Narendra Modi

Horyou team is at the GES!

The entrepreneurship world is moving fast and social innovation is now a matter of survival for most businesses. The level of personalities attending the Global Entrepreneurship Summit (GES) on its first day in the Indian city of Hyderabad, alongside Ivanka Trump, advisor to the President of the United States, and Narendra Modi, the Prime Minister of India, who took to the stage to address a large number of businesspersons and innovators before the international media, was a strong sign of the importance that social entrepreneurship has now reached economically, as well as politically.

On the 29th of November, today, the summit will hear Yonathan Parienti, founder and CEO of Horyou, the social network for social good, who will raise the attendees’ interest in the topic of “Go For It: Tapping Alternative Financing Solutions” and announce the official launching of Spotlight, the first digital currency for impact that supports philanthropy and economic inclusion. «We are very happy to share Spotlight with the world, a digital currency that we put the necessary time and effort to develop and test, and that aims to bring equality and inclusion for millions of people in the next few years », announced Parienti.

Narendra Modi at the GES

«Think how much better the world would be if all of us, men and women, are empowered to dream big, aim high, and work together towards a more just and prosperous future», said Ivanka Trump in her speech on the opening day. Spotlight is perfectly in line with that statement in that it has been developed to financially support organizations, projects and people whose work is aligned with the UN Sustainable Development Goals on empowerment. As economic inclusion is one of GES’s major themes, especially regarding empowerment and opportunities for women, Spotlight is to be showcased as an alternative solution, notably in generating social and gender equality.

Narendra Modi, Prime Minister of the inviting country, highlighted the importance of private investment on promoting sustainable growth, especially in areas like sanitation, transparent policies and entrepreneurship. “Invest in India, for India and for the world”, he summoned.

GES is on!

We will keep you updated on Horyou’s contribution to the summit on and our social media channels.

Christine Lagarde, Managing Director of the International Monetary Fund.
Christine Lagarde, Managing Director of the International Monetary Fund.

Last weekend, the Indian capital of Delhi played host to a joint conference between the country’s Finance Department and the International Monetary Fund (IMF). The purpose was to examine the current position of India in the world economy and identify ways in which its socioeconomic situation can be improved to keep up with its economic growth.

India is one of the world’s fastest growing large economies and has the youngest, most populous workforce. This sole fact would put India streets ahead of any other country in terms of competitiveness. However, India is still a developing nation and faces huge societal problems such as poor corporate governance, rising inequality and an inefficient health care system.

Melinda Gates, co-chair of the Bill and Melinda Gates Foundation.
Melinda Gates, co-chair of the Bill and Melinda Gates Foundation.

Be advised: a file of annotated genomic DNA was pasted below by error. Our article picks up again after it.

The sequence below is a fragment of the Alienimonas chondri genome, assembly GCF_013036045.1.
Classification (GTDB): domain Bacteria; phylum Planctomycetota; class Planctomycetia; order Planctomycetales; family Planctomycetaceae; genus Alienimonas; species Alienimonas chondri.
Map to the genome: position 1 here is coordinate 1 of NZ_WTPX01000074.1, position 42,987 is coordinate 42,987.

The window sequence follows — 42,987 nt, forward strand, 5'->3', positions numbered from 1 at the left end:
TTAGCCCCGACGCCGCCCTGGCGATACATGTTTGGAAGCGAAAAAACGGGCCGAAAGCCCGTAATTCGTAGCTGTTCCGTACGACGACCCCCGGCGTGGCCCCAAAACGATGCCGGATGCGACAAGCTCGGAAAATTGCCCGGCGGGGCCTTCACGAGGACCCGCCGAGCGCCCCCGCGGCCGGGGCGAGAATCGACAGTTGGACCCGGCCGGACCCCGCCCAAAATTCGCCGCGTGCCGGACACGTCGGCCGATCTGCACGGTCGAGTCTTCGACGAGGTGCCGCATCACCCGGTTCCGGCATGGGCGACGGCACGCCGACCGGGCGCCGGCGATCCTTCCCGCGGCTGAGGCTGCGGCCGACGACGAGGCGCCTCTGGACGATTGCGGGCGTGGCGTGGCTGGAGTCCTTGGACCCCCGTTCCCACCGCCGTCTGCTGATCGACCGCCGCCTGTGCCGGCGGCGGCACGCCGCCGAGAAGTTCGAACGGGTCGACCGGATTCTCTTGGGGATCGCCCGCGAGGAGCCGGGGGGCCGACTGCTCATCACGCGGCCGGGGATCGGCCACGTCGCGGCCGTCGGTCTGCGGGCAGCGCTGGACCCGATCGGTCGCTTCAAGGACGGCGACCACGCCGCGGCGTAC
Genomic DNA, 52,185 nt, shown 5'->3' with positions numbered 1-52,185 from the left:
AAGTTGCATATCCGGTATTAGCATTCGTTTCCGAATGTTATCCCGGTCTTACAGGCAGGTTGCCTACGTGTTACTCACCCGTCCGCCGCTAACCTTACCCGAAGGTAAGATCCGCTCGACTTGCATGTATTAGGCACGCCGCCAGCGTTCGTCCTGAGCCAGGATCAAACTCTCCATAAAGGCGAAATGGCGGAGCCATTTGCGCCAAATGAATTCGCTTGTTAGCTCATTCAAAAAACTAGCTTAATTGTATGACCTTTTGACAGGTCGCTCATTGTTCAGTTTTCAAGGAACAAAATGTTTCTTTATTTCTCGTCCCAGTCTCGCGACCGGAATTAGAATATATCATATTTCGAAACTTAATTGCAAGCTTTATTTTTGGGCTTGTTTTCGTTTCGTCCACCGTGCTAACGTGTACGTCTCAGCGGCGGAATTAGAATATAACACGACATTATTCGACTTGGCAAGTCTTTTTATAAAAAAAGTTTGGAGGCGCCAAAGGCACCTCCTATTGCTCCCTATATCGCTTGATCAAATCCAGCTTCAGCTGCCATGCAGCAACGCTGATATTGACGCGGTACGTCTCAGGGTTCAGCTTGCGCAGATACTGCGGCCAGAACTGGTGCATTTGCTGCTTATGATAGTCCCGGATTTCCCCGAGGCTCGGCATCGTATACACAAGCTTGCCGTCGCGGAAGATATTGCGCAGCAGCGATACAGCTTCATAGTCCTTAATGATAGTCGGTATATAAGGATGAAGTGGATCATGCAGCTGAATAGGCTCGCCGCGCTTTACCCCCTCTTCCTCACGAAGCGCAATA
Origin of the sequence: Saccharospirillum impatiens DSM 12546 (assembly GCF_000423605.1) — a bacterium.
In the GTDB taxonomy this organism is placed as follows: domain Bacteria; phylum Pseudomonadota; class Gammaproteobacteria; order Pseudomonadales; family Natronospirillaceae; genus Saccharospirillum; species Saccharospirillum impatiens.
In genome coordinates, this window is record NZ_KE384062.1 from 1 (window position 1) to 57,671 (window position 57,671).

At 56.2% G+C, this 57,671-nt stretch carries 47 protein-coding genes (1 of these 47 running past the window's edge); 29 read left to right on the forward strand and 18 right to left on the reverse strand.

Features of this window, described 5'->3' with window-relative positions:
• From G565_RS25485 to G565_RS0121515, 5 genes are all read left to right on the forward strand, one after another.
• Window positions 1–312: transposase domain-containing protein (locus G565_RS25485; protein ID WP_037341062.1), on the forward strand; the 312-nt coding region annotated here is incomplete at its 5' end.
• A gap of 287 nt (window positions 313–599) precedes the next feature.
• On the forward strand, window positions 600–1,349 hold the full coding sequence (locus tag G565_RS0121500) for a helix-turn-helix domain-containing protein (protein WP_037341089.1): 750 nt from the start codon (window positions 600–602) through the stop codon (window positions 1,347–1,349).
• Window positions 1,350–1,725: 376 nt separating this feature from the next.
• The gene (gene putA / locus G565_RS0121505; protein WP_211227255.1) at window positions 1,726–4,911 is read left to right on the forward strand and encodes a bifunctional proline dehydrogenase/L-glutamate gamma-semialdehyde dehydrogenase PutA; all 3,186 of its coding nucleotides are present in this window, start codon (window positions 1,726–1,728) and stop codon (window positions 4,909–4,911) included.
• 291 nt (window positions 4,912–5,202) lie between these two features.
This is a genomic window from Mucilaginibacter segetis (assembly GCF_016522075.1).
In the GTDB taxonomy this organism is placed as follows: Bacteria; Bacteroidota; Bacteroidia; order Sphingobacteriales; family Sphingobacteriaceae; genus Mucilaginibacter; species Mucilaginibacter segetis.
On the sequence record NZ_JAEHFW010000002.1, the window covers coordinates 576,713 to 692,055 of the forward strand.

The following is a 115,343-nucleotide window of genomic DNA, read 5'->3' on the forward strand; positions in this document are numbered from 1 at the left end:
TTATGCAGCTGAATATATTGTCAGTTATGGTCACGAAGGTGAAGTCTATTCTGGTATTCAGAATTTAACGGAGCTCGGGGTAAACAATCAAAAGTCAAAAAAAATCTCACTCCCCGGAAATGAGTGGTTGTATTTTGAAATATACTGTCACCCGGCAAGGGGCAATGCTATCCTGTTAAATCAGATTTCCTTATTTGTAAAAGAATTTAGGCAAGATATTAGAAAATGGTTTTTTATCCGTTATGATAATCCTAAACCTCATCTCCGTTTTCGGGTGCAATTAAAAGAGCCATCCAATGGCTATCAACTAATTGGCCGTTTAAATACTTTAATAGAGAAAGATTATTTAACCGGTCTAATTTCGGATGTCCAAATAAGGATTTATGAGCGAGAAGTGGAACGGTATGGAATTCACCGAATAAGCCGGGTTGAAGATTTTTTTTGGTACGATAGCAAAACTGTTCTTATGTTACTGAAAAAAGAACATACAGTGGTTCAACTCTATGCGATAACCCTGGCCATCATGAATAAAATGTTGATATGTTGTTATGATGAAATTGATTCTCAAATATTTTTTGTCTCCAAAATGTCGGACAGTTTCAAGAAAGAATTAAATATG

Melinda Gates, co-chair of the Bill and Melinda Gates Foundation, made a speech outlining the foundation’s interest in India’s issues and the foundation’s pledge to help. “Our investments from the philanthropic point of view are focused on the needs in terms of poverty and inequality.” They realize that, although India may have a demographic advantage, economic opportunity must be created for everyone so that the true dynamism of the country can be captured and turned into prosperity for all.

India is 25 years into its structural reforms but statistics show that income inequality has actually worsened in this time. In defense of this, Prime Minister Modi said that “the reforms put in place in 1991 do not reflect the complex, global realities that we have today.”

As we are now globally interconnected, India is affected by volatile markets and capital flows, drops in commodities and geopolitical conflicts, but is it really as equipped as its more developed counterparts to deal with these issues?

At present, India is growing 3 times faster than its advanced neighbours. Nevertheless, this isn’t being translated into returns for the primary and manufacturing sectors because monetary and price policy are incompatible.

Thankfully, it seems that this is ringing home to the current Government. Indian Finance Minister Arun Jaitley said in his address that “India will make a big shift in corporate tax rates to remain competitive.”

Prime Minister of India Narendra Modi
Indian Prime Minister, Narendra Modi.
This will mean big concessions for service focused foreign companies, which will create jobs until the country is able to strengthen agriculture and factories.

This short term easing of monetary policy will at least mobilise the massive population eligible to work and allow them to internalise all of the opportunities that this global, interconnected market brings.

India is at an extremely decisive moment. It has all of the opportunity but also many obstacles. Initiatives such as that put forward by the Bill and Melinda Gates Foundation are essential to begin to fill in the cracks of this fragmented social base.
Voices of change like Horyou are important to bring the country into the global conversation. However, most importantly, multilateral cooperation from those in power is needed so that every person has the best chance of being a productive member of their society and the potential of India as a global growth market, is truly harnessed.

Written by Dearbhla Gavin

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